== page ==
John Adams, second president of the United States, took up one of the most unpopular causes of his day – defending the British soldiers involved in the Boston Massacre – placing both his livelihood and his safety in considerable peril, with little prospect of reward. A deeper understanding of what and why Adams took this course of action provides a vision that can help develop and sustain a sense of calling among contemporary attorneys who face obstacles of their own. (Note: This presentation will review Rule 1.2 and the comments thereto as well as National Socialist Party of America v. Village of Skokie, 432 U.S. 43 (1977).)

Calling & the Law: A Critique

For some, the expulsion of calling from the law is a good development. Calling, according to these critics, Is not only unnecessary. It is a delusion that can be harmful to lawyers and the profession. Instead of calling, the law is better served by a more realistic understanding of law as an occupation and the guidance that science can provide about how to be happy and live a full and meaningful life. (Note: This presentation will consider the lawyer well-being movement endorsed by the ABA and its interpretation of Rule 1.1 of the Model Rules of Professional Conduct.)

Calling to a Higher Purpose

One of the greatest leaders in American history also spent his most formative years living in the State of Indiana, Abraham Lincoln. Having learned and practiced law under circumstances that would appear challenging to most contemporary attorneys, Lincoln managed to develop a deep understanding and appreciation of the founding documents of the United States, which he relied upon to help guide the nation through some of its most trying times. (Note: This presentation will review the Oath of Attorneys set forth in Indiana Rules for Admission to the Bar and Discipline of Attorneys and Section 33-43-1-3 of the Indiana Code.)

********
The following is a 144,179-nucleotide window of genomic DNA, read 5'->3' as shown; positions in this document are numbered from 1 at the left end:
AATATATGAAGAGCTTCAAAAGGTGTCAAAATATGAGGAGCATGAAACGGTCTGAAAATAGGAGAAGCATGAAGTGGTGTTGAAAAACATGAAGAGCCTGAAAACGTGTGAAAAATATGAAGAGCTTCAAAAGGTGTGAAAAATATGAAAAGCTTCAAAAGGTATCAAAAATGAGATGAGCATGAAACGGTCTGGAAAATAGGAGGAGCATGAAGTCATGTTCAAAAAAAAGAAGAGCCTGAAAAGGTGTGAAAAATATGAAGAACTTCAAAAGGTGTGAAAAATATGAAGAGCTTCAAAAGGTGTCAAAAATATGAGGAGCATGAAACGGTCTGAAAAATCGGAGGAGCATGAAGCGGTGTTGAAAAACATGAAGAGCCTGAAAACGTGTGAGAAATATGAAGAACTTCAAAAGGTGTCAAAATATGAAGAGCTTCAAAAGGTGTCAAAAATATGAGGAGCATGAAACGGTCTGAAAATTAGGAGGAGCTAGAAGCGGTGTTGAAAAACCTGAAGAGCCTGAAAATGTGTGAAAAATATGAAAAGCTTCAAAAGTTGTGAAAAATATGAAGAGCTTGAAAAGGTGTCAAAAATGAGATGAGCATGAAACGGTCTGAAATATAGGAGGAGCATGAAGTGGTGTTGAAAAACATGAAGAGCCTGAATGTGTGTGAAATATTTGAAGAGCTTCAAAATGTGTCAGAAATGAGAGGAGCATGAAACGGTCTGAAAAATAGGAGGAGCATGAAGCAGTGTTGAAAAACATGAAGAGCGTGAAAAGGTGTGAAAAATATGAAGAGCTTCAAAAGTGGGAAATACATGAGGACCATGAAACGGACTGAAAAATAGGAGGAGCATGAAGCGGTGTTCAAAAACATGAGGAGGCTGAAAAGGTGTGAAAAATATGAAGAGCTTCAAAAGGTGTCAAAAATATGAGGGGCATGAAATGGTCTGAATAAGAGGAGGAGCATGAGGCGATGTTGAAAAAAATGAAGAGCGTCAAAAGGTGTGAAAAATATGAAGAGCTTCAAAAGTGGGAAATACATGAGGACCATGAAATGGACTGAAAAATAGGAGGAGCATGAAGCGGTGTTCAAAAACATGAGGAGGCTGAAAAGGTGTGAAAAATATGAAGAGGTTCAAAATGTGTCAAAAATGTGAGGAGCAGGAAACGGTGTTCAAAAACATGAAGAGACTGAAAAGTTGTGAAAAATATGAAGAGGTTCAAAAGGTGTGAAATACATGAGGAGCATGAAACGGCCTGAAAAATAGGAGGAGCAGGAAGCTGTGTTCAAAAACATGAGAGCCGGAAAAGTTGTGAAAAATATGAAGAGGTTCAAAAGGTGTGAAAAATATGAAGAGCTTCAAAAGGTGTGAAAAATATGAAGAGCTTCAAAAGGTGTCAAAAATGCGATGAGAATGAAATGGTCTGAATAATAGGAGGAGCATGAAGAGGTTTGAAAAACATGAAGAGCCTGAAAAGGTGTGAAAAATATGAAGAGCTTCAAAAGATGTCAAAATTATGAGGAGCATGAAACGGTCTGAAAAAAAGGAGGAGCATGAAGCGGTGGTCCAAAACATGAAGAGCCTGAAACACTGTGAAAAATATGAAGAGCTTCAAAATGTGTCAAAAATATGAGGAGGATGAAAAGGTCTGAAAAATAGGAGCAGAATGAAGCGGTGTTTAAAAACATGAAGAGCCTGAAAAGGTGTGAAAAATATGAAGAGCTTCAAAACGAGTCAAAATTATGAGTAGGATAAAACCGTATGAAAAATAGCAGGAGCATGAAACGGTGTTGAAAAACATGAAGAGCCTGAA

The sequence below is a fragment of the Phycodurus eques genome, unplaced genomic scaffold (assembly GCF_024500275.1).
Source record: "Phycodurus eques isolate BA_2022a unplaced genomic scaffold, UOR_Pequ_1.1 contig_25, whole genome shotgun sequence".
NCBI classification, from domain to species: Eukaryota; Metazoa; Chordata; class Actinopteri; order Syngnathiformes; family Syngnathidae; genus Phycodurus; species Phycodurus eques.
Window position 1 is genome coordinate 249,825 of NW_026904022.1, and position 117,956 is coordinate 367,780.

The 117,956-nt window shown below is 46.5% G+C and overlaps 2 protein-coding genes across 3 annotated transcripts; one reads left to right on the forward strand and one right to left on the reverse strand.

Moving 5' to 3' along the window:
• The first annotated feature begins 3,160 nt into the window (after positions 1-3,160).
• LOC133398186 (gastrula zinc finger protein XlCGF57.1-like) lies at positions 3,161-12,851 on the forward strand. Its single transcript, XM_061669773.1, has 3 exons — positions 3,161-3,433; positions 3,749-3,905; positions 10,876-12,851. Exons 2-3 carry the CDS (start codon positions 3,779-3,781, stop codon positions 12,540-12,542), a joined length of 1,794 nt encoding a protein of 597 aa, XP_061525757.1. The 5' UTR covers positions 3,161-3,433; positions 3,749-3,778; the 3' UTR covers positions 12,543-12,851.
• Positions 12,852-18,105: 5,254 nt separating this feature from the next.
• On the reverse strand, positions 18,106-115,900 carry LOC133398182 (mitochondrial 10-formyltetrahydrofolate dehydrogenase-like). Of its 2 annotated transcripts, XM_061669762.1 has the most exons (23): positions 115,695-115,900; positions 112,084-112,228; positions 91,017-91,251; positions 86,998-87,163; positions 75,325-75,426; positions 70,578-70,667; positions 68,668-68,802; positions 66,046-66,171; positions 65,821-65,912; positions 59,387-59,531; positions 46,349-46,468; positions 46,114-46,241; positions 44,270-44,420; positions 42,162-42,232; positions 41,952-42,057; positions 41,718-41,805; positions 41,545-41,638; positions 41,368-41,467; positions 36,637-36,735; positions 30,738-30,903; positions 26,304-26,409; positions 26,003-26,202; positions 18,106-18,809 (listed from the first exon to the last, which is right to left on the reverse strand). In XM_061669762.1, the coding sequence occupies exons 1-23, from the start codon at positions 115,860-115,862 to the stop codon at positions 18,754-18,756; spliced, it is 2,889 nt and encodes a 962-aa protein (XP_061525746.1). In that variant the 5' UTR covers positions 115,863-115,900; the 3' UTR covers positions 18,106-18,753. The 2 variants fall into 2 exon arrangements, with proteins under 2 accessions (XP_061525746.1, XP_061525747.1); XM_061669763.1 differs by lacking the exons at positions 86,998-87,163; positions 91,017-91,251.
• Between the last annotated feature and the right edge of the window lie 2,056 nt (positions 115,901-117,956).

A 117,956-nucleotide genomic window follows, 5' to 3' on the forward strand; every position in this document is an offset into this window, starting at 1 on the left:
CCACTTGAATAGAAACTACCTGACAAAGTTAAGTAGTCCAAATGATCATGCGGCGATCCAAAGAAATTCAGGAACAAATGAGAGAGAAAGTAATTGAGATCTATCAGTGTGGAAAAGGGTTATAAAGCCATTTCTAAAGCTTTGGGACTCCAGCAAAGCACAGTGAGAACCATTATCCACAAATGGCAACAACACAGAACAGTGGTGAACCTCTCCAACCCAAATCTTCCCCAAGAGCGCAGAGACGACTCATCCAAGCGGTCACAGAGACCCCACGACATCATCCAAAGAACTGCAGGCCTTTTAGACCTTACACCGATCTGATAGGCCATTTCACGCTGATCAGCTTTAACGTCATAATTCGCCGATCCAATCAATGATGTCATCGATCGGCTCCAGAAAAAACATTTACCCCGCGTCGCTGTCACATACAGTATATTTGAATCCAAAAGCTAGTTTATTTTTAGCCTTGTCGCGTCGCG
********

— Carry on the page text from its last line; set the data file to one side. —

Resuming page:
Atticus Finch, A Lawyer’s Calling & Race

Though he is a fictional character, Atticus Finch is arguably the most praised lawyer in American lore. Finch embodied a vision of the lawyer’s calling that was compelling for many lawyers. However, more recently, this vision has lost its luster. According to this view, Finch is a racist who violated the Rules of Professional Conduct. (Note: This presentation will include discussion of Rules 1.6 and 8.4 of the Indiana Rules of Professional Conduct.)

Conclusion: Calling, Its Absence & Possible Ways Forward

Much is at stake in whether lawyers understand their work as a calling. The consequences to the law and the legal profession of a lack of calling are likely to be significant. The old traditions are no longer viable. But there still may be a place for calling in the future of the profession. (Note: This presentation will include discussion of Rule 6.1 of the Indiana Rules of Professional Conduct.)



J. Mark Mutz, Chair

Mosaic Consulting, LLC, Indianapolis

Dr. Richard Gunderman, M.D., Ph.D

Chancellor's Professor, Indiana University, Indianapolis



"I read the glowing reviews from prior presentations and wondered, 'How could it actually be this good?' – Now, I know 'how'." – Anonymous

"This has been one of the most personally valuable CLEs I have attended" – Michael

"A great seminar. Interesting and Inspiring" – Ray

"More lawyers should hear this!" – William

"Wonderful! Should be mandatory for all lawyers" – Tom

"I wish this type of seminar would have been available to me when I started my practice 40-years ago” – Mark

"By far the best CLE course I have attended" – Garrett


6 CLE / 6 E - On Demand Seminar

ICLEF • Indiana Continuing Legal Education Forum, Indianapolis, IN • Premier Indiana CLE